The Conservatives have suggested financial education is taught as a standalone subject to 11-18 year olds, rather than bolted onto GCSE maths, while making more use of IFAs.
Speaking at the Conservative Party Debt Summit, Shadow Chancellor George Osborne says the government should be doing much more to promote financial literacy teaching in schools.
He states: “The government has recently pledged to introduce financial literacy to the GCSE maths curriculum. After nine years, this is at least a step in the right direction. But as the ifs School of Finance has pointed out, that could equate to less than four hours a year over two years – far too little to make a real impact on behaviour.”
Osborne says he wants financial literacy to be taught to all 11-18 year olds by equipping teachers with the skills they need to teach finance effectively, not just in isolated financial literacy lessons.
In addition, he says more use should be made of bodies such as the Citizens Advice Bureau, Advice UK and independent financial advisers.
Anne Kiem, head of external affairs at the ifs, says: “We would hope that as these plans develop, the Conservatives will ensure financial education is a dedicated standalone subject, rather than being bolted on to another subject such as maths or citizenship as the current government intends.”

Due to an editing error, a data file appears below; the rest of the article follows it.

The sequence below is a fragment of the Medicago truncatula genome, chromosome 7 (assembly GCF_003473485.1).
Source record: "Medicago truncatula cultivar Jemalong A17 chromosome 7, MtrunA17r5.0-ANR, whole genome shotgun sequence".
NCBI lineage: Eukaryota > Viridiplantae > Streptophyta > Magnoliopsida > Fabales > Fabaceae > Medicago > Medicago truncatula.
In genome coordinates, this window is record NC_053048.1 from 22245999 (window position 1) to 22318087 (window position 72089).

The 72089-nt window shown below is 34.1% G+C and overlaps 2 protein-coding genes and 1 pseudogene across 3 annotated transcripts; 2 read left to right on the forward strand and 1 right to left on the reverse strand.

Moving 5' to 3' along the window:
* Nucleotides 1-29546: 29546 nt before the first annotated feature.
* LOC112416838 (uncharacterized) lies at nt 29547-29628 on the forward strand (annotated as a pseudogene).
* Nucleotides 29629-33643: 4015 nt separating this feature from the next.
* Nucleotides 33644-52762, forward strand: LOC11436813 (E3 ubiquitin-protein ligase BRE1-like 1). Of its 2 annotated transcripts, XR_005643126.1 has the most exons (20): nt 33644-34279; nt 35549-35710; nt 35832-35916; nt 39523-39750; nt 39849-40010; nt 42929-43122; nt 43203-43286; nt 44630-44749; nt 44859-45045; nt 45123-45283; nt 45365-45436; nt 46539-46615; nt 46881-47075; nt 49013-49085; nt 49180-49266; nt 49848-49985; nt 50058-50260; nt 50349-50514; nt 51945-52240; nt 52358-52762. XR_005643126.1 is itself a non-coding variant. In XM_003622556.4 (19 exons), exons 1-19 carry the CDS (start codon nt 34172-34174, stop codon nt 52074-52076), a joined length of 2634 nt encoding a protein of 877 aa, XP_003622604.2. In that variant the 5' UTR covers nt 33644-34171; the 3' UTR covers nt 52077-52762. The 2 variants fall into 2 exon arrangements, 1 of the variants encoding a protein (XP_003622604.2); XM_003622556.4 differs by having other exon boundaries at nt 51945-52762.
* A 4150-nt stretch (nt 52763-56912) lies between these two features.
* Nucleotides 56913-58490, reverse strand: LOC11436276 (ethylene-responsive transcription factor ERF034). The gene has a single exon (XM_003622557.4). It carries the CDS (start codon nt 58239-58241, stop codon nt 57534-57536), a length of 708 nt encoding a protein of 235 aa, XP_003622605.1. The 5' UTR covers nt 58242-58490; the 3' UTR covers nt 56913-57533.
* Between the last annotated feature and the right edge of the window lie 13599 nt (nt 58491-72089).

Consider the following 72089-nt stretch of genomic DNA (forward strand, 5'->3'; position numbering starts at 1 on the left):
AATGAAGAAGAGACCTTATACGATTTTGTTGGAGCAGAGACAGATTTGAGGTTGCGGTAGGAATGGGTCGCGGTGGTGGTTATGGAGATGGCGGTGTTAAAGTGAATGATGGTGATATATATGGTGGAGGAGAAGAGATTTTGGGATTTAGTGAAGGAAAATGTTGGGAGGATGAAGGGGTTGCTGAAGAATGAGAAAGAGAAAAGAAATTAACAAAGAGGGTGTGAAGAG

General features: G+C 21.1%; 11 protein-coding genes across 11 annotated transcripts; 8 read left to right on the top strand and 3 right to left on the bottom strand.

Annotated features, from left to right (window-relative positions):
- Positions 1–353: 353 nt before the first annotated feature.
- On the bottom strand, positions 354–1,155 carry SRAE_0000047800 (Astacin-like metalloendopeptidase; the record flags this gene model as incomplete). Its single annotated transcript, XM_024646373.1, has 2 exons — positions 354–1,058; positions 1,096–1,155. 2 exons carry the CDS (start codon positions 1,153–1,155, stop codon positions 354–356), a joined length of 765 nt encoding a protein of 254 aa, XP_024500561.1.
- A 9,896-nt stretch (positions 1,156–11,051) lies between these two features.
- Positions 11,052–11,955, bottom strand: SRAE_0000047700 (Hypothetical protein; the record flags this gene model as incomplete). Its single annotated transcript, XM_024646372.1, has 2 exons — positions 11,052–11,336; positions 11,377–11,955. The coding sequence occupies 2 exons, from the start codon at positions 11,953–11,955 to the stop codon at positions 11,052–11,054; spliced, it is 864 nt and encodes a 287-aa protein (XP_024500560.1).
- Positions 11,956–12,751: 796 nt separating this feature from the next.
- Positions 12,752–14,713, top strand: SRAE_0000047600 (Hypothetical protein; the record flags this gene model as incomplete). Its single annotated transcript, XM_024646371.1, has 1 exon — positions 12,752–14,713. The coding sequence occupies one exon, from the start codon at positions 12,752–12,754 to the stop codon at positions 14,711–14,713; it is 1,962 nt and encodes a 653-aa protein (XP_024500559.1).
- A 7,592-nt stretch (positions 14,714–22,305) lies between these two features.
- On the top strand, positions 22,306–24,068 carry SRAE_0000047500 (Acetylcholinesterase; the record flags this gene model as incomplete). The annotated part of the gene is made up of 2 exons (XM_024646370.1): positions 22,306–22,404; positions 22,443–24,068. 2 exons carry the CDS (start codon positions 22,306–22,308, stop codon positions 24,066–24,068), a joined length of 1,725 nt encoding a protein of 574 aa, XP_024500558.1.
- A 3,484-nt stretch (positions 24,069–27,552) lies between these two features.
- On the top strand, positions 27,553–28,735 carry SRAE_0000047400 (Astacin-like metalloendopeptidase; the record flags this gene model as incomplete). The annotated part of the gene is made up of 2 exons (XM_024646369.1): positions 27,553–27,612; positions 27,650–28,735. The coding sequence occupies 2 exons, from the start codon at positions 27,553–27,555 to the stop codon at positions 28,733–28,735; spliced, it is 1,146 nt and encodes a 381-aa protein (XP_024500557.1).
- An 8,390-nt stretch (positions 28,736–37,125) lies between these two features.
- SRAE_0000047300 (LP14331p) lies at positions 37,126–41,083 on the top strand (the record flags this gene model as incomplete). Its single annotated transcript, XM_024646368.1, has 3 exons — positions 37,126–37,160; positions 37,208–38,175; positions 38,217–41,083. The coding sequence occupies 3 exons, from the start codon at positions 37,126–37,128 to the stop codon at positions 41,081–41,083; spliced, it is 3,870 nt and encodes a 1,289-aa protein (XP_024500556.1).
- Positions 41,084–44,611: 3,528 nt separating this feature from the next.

Alastair Mathews, director of policy at the Personal Finance Education Group (pfeg), says: "Pfeg welcomes the Conservative Party's emphasis on financial education in schools. We fully support the statement that it should be taught to 11-18 year olds, but we think it should start at primary school level as well. We support it being taught in Maths but we agree this is not sufficient and it needs to be taught through personal development skills as well."
If you have any comments you would like to add to this story or would like to speak to its author about a similar subject, telephone Emily Perryman on 020 7968 4554 or email [email protected].IFAonline
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